The genus Tennansho (scientific name: Arisaema Mart.) Is one of the genera belonging to the Araceae family. Some are toxic. Tennansho means "Tennansei" and is the name of this kind of corm Chinese herbal medicine.
Species of this genus are found in moist tropics and temperate zones, and are distributed in East Asia, Southeast Asia, southwestern India, the eastern United States, Mexico, and eastern Africa. There are about 180 species in the world, and 53 species, 8 subspecies and 3 varieties are recognized in Japan. Detailed classification is difficult, and the scientific name may change even now.
In English, there are other names such as Cobra lily and Jack-in-the-Pulpit.
It is a perennial and has bulbs (corms / tubers). The leaves are compound leaves with 1-2 leaves, and the base of the petiole becomes a leaf sheath and overlaps in a tubular shape, and it looks like a stem at first glance, so it is called a pseudo-stem. Depending on the species, 3 to 20 leaflets are formed in the shape of a toe or palm. Extend the peduncle on the pseudostem and attach the Buddhist bract. Whether the Buddhist bracts grow higher or lower than the leaves depends on the species.
Among the species distributed in Japan, it is dioecious except for Maidurtennansho, but it is known that sex change depends on nutritional status. Takenoshin Nakai (1936) named this dioecious. The flowers that bloom in spring have the inflorescences and bracts that are characteristic of the Araceae family, but the shape of the bracts is characteristic and there are various things, and the purple bracts that bloom in the shade of the forest are eerie. Some of them give a good impression. Many of these Buddhist bracts go around the inflorescences of the ears and form a trumpet. The upper part of the inflorescence is inflorescence of various shapes, and the lower end of the inflorescence is skirt-shaped to form a narrow gap with the inner surface of the Buddhist bract. In the part where the inflorescence is attached, there is a gap between it and the Buddhist bract, forming a room that is blocked at the bottom of the appendage. Small insects such as Mycetophilidae and Phoridae are attracted to this flower by the odor emitted by the inflorescence appendage, and it passes through the gap between the appendage and the Buddhist bract and is trapped in the room around the flower. In male flowers, pollen from the stamens collects in the lower part of this room, and the trapped small insects are covered with pollen. There is a small hole-shaped gap at the lower end of the seam of the male flower's Buddhist bract, and small insects with pollen escape from here. Pollination is established when the pollen-bearing mosquito enters the female flower's Buddhist bract and reaches the female inflorescence. However, because the female flowers do not have the small pore-shaped gaps in the male flowers, the trapped small insects cannot go out and eventually die. If you look into the female flower Buddhist bract from above, you may see dead small insects.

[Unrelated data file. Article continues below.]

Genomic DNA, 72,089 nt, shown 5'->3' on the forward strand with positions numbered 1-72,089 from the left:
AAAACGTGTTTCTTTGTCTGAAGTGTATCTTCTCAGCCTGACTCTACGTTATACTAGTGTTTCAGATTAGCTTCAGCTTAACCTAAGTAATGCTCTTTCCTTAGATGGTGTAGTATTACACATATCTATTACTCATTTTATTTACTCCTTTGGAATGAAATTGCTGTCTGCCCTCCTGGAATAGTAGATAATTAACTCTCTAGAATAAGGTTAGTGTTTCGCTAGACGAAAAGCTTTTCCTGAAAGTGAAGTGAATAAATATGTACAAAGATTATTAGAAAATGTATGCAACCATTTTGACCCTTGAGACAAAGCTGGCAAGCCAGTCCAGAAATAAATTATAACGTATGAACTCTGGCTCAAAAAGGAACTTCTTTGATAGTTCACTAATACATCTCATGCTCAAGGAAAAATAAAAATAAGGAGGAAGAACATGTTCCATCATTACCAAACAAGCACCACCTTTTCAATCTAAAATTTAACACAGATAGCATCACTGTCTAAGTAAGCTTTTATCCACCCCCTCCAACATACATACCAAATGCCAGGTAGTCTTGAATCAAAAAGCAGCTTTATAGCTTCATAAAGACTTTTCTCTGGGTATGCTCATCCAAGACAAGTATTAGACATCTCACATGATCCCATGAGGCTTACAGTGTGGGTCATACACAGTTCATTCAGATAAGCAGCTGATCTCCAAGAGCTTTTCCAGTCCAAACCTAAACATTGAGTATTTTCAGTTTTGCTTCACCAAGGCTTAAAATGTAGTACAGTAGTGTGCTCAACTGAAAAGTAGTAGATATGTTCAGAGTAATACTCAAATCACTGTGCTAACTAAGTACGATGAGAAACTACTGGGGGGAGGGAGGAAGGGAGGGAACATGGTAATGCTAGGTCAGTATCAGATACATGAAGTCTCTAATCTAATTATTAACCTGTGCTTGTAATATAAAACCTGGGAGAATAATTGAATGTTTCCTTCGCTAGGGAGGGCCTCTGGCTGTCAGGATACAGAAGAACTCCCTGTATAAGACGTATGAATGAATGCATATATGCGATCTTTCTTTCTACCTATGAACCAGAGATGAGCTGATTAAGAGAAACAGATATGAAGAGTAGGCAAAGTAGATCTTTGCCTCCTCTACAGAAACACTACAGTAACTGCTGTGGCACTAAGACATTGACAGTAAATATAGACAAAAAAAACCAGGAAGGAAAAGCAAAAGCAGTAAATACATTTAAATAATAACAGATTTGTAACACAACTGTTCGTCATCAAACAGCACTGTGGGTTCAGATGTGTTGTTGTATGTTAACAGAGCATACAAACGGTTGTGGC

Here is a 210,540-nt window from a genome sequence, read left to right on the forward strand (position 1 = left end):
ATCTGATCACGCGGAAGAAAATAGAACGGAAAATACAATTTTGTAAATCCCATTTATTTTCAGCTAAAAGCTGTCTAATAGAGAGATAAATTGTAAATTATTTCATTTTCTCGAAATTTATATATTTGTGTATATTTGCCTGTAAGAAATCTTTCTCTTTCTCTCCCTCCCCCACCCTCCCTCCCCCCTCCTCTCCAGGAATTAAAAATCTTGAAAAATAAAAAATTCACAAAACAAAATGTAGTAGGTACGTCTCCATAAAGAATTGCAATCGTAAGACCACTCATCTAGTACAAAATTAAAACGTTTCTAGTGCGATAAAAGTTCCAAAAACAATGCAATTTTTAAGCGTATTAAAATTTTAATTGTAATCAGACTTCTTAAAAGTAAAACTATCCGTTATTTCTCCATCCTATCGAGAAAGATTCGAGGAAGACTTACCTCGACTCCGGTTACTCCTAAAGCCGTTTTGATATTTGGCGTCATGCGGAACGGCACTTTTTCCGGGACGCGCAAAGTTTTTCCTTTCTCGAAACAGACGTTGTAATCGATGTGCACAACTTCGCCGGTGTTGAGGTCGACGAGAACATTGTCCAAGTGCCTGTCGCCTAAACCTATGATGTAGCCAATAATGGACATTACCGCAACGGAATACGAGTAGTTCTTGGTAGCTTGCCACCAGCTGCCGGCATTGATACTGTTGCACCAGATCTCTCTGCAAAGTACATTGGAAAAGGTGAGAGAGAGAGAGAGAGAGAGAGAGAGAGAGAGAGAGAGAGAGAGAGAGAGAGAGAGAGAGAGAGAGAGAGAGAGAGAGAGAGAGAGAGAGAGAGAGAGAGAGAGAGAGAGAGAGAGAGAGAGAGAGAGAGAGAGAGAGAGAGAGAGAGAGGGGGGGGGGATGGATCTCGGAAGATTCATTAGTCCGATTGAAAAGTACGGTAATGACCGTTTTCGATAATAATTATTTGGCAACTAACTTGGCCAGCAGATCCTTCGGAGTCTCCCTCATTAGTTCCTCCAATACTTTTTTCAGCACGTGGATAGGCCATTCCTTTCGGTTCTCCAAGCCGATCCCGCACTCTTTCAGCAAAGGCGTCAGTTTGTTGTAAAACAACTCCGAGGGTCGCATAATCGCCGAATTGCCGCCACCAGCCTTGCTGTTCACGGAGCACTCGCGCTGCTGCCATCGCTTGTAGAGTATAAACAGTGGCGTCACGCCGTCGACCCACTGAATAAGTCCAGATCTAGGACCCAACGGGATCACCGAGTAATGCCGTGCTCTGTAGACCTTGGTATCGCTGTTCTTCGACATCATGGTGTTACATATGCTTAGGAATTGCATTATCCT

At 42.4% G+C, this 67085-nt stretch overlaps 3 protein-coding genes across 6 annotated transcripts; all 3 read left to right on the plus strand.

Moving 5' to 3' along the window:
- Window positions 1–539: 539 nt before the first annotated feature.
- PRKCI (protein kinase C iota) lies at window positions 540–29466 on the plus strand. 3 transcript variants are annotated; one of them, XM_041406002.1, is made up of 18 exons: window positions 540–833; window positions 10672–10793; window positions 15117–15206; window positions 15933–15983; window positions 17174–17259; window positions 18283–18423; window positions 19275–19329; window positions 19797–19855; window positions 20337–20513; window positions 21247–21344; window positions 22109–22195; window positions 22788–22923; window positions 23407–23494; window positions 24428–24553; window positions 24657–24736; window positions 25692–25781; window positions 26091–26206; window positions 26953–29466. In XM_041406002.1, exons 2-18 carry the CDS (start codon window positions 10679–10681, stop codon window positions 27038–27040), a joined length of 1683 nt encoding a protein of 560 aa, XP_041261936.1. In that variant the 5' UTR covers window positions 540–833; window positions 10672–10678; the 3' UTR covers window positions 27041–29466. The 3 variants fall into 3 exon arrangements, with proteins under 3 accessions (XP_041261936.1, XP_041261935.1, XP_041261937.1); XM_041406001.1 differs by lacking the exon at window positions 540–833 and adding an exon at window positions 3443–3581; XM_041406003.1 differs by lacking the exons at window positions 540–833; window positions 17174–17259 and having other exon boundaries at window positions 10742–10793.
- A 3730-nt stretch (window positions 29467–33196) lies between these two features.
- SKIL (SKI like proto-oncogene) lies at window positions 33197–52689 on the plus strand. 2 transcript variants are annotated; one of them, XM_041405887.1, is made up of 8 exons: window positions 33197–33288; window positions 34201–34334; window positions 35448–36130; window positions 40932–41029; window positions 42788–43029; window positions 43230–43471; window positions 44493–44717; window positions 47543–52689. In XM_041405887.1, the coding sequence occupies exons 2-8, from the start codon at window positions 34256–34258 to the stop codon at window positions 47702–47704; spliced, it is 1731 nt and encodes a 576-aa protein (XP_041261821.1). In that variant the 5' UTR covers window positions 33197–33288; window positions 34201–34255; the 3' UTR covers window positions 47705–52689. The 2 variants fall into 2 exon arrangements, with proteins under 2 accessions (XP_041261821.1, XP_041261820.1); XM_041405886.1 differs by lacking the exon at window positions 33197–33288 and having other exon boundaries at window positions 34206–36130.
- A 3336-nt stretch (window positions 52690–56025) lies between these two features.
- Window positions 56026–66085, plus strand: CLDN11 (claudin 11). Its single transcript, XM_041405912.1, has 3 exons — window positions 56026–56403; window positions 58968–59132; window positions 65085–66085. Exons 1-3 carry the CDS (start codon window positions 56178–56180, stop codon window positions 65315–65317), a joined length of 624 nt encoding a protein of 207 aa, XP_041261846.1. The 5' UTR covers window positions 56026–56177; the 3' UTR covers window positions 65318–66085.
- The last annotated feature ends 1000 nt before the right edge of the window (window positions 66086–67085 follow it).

In the fall, the Buddhist bracts wither and ripe vermilion and red fruits become prominent. The fruits are berries that gather around the axis like corn and are red and have 0 to several seeds. Seed dispersal is done by being eaten by birds or by lying down on the spot.
The cells of the bulb stem are toxic with acicular crystals of calcium oxalate, and if eaten as they are, the mouth hurts and swells, but because they contain a lot of nutrients such as starch, Ainu, the Izu Islands, and the terrestrial forest in the eastern Himalayan The belt has been devised to be edible while avoiding the irritation of calcium oxalate. For example, in the Ainu food culture, the poisonous yellow part on the upper part of the bulb of Arisaema negishii is removed and steamed or steamed in the ash of a furnace to reduce the irritation and make it edible. In the olden days, the ball stalk of Arisaema negishii was boiled and attached like a rice cake, and the dumpling was swallowed as much as possible without chewing and stabbed.